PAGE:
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'What An Amazing Creature': Equine Therapy Helps A Cerebral Palsy Patient

Hannah Fouche rides a horse in Ocala with the assistance of a volunteer. (Danielle Prinz/WUFT News)
Hannah Fouche rides a horse in Ocala with the assistance of a volunteer. (Danielle Prinz/WUFT News)

Horse races, jockeys and wide-brimmed hats may come to mind when one thinks of Ocala, the Horse Capitol of the World.

For a mother, Vicki Fouche, when she thinks about living in the middle of Ocala, her thoughts are far from the Kentucky Derby.

Her mind is on equine therapy.

“Every little girl has that preconceived notion of ‘I want a pony,'" Fouche said.

Her 7-year-old daughter Hannah doesn't just want a pony. She needs one.

Before Hannah began using a pony to help her overcome cerebral palsy symptoms, her mother said she was skeptical.

“At first I thought, 'It’s a horse. What can it do?'” Vicki Fouche said.

Her youngest daughter’s horseback-riding trainer suggested equine therapy to help strengthen Hannah’s core.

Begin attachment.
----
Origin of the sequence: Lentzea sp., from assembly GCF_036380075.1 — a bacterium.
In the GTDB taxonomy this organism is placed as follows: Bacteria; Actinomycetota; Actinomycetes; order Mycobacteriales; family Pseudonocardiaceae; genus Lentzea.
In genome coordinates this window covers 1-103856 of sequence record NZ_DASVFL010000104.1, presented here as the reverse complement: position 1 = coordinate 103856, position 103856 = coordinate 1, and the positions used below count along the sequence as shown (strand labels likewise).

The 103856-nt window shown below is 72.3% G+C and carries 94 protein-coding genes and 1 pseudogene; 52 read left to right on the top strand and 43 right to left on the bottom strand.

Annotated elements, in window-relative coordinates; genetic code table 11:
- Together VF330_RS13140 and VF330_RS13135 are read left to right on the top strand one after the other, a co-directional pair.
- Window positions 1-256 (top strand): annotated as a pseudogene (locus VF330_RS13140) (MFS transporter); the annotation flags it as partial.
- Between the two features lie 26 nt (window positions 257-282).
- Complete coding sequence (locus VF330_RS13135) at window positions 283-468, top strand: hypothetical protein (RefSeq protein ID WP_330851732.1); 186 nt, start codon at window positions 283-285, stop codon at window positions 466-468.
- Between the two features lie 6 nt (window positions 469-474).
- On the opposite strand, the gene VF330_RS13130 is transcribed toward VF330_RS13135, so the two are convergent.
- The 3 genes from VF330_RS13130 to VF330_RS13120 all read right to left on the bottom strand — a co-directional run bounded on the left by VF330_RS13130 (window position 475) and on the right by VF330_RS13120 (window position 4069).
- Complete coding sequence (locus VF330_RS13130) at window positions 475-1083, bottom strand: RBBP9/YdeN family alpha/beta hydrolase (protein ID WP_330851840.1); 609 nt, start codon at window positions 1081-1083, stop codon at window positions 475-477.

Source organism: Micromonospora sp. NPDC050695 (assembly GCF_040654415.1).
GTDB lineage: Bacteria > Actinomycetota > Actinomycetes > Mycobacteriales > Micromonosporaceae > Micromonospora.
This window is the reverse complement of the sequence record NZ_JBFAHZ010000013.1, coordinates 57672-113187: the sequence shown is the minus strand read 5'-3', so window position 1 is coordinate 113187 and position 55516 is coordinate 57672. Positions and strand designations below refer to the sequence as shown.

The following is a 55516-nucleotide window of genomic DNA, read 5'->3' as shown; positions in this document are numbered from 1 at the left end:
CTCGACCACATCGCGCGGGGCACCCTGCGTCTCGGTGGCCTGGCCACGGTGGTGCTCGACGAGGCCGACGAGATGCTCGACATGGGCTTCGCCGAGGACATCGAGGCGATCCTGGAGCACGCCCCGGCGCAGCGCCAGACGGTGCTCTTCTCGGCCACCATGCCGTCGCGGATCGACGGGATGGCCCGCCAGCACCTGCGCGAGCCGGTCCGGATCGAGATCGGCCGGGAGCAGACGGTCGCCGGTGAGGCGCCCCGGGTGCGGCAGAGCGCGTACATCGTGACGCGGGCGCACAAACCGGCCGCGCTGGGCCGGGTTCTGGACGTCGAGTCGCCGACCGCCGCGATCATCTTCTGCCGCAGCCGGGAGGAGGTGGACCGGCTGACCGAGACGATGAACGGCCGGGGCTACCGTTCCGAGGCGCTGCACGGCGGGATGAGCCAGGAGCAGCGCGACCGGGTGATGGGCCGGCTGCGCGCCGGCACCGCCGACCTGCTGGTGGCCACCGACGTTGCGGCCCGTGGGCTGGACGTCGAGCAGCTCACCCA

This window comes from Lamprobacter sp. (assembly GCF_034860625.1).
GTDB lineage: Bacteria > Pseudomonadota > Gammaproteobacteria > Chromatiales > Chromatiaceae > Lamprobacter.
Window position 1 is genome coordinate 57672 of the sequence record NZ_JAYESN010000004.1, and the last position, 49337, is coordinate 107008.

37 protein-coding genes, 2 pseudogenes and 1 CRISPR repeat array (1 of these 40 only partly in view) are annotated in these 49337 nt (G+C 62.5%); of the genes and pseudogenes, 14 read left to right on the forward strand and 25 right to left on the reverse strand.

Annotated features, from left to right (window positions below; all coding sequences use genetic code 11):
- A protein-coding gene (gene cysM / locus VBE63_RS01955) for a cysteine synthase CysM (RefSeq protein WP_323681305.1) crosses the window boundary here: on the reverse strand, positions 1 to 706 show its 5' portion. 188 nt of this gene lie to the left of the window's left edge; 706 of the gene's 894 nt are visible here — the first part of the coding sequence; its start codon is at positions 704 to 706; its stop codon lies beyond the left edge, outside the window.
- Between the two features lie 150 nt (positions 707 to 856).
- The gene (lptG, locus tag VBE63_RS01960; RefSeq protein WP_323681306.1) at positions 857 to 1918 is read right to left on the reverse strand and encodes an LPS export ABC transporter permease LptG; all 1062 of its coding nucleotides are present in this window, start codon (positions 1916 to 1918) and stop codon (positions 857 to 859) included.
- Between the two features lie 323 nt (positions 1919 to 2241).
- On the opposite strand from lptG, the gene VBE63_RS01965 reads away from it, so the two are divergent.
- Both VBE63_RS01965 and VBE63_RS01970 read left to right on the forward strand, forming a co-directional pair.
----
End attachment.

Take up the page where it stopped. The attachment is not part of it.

Since that suggestion two years ago, ponies are Hannah's tool. Volunteers with Marion Therapeutic Riding Association help prop her up on Snowflake.

For one hour each Saturday, they help Hannah maneuver a simple obstacle course.

Hannah’s physical therapist, Tricia Steffey, said riding a horse mimics walking Hannah does at physical therapy.

“It’s one side of the pelvis moving forward while the other stays back and then the other side moving forward while the other stays back.”

A hallway in their home is one way for the family to see Hannah’s progress.

Vicki holds Hannah’s hand, now giving her minimal support as she makes her way down the hallway.

“Usually her knees would buckle and she fall pretty easily, but now she can stand and walk pretty well with just giving her little assistance,” Vicki said.

Conquering the hallway and sitting up by herself on a horse are two milestones for which Hannah and her mother thank equine therapy.

“When you see your child doing something you didn’t think they could do. Or you thought that’s out of reach for her... That’s when you get a little bot of the waterworks going on. And you look at that magnificent horse and you think, 'What an amazing creature.'"


Danielle is a reporter for WUFT News and can be contacted by calling 352-392-6397 or emailing news@wuft.org.